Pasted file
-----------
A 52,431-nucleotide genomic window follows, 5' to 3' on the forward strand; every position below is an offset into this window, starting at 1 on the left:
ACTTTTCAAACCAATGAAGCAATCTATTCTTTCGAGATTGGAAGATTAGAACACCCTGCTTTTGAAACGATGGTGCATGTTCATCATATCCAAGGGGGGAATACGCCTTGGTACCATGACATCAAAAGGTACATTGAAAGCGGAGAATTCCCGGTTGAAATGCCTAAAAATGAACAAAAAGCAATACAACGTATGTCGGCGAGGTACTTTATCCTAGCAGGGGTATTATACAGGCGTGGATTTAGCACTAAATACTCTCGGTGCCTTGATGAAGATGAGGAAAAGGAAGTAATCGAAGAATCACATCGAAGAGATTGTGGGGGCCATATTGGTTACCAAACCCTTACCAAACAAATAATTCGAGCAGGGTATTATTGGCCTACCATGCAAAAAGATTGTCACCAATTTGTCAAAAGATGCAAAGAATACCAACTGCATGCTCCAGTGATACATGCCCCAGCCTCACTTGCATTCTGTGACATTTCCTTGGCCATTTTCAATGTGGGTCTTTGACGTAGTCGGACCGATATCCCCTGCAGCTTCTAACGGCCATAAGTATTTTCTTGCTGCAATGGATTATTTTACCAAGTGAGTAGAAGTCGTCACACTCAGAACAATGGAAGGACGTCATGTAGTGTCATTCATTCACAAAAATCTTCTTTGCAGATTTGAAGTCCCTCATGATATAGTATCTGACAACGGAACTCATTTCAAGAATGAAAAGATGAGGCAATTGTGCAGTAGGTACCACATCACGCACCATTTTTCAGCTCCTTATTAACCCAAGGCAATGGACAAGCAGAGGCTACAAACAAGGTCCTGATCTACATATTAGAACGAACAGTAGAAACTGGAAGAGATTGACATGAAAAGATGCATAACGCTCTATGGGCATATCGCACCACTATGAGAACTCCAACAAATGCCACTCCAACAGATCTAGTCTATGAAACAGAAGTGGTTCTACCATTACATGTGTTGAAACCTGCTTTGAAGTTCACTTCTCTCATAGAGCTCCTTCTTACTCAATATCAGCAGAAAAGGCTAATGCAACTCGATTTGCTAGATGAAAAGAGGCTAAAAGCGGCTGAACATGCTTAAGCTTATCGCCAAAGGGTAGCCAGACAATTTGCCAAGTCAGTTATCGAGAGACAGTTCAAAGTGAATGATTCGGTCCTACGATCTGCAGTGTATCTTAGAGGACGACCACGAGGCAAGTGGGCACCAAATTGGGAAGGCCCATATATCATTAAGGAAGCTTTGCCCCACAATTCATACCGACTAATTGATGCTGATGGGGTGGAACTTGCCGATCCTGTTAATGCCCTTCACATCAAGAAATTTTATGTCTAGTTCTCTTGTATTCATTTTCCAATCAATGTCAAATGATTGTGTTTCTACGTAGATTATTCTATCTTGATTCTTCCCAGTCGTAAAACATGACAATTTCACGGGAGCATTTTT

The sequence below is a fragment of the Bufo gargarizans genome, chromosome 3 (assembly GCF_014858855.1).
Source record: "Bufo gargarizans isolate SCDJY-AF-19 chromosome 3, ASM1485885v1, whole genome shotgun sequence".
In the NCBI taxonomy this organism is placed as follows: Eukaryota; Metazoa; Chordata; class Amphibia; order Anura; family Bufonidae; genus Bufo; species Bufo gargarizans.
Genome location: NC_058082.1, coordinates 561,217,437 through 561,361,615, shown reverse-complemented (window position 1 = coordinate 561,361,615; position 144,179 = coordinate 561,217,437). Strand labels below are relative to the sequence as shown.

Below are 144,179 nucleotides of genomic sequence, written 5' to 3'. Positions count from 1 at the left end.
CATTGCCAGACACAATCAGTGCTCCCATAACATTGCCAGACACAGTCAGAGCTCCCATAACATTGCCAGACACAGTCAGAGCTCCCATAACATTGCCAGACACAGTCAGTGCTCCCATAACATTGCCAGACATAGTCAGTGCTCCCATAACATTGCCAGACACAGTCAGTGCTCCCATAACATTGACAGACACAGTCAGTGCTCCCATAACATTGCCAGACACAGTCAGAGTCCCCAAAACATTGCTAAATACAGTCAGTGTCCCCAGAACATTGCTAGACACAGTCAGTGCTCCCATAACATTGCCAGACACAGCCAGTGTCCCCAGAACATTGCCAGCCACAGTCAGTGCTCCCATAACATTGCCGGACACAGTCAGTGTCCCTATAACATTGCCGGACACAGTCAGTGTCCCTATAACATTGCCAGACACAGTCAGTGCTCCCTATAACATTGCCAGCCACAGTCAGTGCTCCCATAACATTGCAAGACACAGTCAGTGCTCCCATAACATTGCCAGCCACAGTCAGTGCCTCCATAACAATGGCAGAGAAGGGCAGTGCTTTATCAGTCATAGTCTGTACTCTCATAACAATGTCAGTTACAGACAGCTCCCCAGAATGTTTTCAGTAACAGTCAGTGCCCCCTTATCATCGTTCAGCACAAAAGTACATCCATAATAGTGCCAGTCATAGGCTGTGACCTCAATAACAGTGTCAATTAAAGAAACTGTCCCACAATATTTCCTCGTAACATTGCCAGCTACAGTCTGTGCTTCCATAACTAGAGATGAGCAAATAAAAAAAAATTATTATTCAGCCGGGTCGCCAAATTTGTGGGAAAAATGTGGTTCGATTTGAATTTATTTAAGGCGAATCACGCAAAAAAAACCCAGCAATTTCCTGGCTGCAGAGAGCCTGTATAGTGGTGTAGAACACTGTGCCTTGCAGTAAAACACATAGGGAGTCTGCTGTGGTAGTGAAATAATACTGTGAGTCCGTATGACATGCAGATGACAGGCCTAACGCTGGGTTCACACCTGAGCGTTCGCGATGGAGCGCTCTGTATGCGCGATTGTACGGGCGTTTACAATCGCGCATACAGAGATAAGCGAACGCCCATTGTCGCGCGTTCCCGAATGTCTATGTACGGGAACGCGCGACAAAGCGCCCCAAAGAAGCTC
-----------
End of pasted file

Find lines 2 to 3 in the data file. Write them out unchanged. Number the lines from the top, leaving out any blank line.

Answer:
ACTTTTCAAACCAATGAAGCAATCTATTCTTTCGAGATTGGAAGATTAGAACACCCTGCTTTTGAAACGATGGTGCATGTTCATCATATCCAAGGGGGGAATACGCCTTGGTACCATGACATCAAAAGGTACATTGAAAGCGGAGAATTCCCGGTTGAAATGCCTAAAAATGAACAAAAAGCAATACAACGTATGTCGGCGAGGTACTTTATCCTAGCAGGGGTATTATACAGGCGTGGATTTAGCACTAAATACTCTCGGTGCCTTGATGAAGATGAGGAAAAGGAAGTAATCGAAGAATCACATCGAAGAGATTGTGGGGGCCATATTGGTTACCAAACCCTTACCAAACAAATAATTCGAGCAGGGTATTATTGGCCTACCATGCAAAAAGATTGTCACCAATTTGTCAAAAGATGCAAAGAATACCAACTGCATGCTCCAGTGATACATGCCCCAGCCTCACTTGCATTCTGTGACATTTCCTTGGCCATTTTCAATGTGGGTCTTTGACGTAGTCGGACCGATATCCCCTGCAGCTTCTAACGGCCATAAGTATTTTCTTGCTGCAATGGATTATTTTACCAAGTGAGTAGAAGTCGTCACACTCAGAACAATGGAAGGACGTCATGTAGTGTCATTCATTCACAAAAATCTTCTTTGCAGATTTGAAGTCCCTCATGATATAGTATCTGACAACGGAACTCATTTCAAGAATGAAAAGATGAGGCAATTGTGCAGTAGGTACCACATCACGCACCATTTTTCAGCTCCTTATTAACCCAAGGCAATGGACAAGCAGAGGCTACAAACAAGGTCCTGATCTACATATTAGAACGAACAGTAGAAACTGGAAGAGATTGACATGAAAAGATGCATAACGCTCTATGGGCATATCGCACCACTATGAGAACTCCAACAAATGCCACTCCAACAGATCTAGTCTATGAAACAGAAGTGGTTCTACCATTACATGTGTTGAAACCTGCTTTGAAGTTCACTTCTCTCATAGAGCTCCTTCTTACTCAATATCAGCAGAAAAGGCTAATGCAACTCGATTTGCTAGATGAAAAGAGGCTAAAAGCGGCTGAACATGCTTAAGCTTATCGCCAAAGGGTAGCCAGACAATTTGCCAAGTCAGTTATCGAGAGACAGTTCAAAGTGAATGATTCGGTCCTACGATCTGCAGTGTATCTTAGAGGACGACCACGAGGCAAGTGGGCACCAAATTGGGAAGGCCCATATATCATTAAGGAAGCTTTGCCCCACAATTCATACCGACTAATTGATGCTGATGGGGTGGAACTTGCCGATCCTGTTAATGCCCTTCACATCAAGAAATTTTATGTCTAGTTCTCTTGTATTCATTTTCCAATCAATGTCAAATGATTGTGTTTCTACGTAGATTATTCTATCTTGATTCTTCCCAGTCGTAAAACATGACAATTTCACGGGAGCATTTTT

The sequence below is a fragment of the Bufo gargarizans genome, chromosome 3 (assembly GCF_014858855.1).